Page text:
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Introduction to Initial and Boundary Value Problems

DSolve can be used for finding the general solution to a differential equation or system of differential equations. The general solution gives information about the structure of the complete solution space for the problem. However, in practice, one is often interested only in particular solutions that satisfy some conditions related to the area of application. These conditions are usually of two types.
  • The solution x (t) and/or its derivatives are required to have specific values at a single point, for example, x (0)1 and x (0)2. Such problems are traditionally called initial value problems (IVPs) because the system is assumed to start evolving from the fixed initial point (in this case, 0).
  • The solution x (t) is required to have specific values at a pair of points, for example, x (0)3 and x (1)5. These problems are known as boundary value problems (BVPs) since the points 0 and 1 are regarded as boundary points (or edges) of the domain of interest in the application.
The symbolic solution of both IVPs and BVPs requires knowledge of the general solution for the problem. The final step, in which the particular solution is obtained using the initial or boundary values, involves mostly algebraic operations, and is similar for IVPs and for BVPs.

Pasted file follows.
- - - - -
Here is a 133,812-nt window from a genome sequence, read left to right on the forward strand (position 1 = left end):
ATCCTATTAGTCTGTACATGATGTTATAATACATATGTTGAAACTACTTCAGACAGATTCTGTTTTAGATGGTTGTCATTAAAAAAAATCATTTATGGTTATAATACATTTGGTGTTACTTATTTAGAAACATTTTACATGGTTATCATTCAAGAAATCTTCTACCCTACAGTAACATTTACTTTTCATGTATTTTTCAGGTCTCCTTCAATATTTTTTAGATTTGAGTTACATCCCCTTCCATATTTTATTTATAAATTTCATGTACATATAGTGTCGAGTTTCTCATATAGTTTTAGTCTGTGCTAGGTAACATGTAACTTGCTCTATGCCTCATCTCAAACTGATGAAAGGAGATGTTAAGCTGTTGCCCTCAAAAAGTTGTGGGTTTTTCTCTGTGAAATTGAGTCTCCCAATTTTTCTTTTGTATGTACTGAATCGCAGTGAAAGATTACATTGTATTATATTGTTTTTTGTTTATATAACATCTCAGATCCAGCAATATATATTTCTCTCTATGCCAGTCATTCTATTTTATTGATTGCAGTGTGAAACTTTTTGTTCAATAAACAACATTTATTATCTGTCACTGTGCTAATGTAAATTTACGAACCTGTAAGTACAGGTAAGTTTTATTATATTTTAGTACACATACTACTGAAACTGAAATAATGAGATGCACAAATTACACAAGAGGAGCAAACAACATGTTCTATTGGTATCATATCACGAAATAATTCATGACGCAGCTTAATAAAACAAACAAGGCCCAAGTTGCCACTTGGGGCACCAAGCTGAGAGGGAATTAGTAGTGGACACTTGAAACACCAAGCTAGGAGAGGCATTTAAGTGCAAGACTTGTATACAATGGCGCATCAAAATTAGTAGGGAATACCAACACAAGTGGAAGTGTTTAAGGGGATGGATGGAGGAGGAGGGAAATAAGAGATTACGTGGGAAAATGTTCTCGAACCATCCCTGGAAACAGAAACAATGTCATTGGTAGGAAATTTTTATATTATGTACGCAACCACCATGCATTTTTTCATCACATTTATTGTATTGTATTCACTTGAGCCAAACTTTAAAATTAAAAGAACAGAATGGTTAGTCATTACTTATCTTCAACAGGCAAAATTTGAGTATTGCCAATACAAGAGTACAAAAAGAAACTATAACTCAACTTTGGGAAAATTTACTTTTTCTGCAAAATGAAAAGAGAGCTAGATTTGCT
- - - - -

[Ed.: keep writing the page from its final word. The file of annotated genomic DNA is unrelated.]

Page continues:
IVPs and BVPs for linear differential equations are solved rather easily since the final algebraic step involves the solution of linear equations. However, if the underlying equations are nonlinear, the solution could have several branches, or the arbitrary constants from the general solution could occur in different arguments of transcendental functions. As a result, it is not always possible to complete the final algebraic step for nonlinear problems. Finally, if the underlying equations have piecewise (that is, discontinuous) coefficients, an IVP naturally breaks up into simpler IVPs over the regions in which the coefficients are continuous.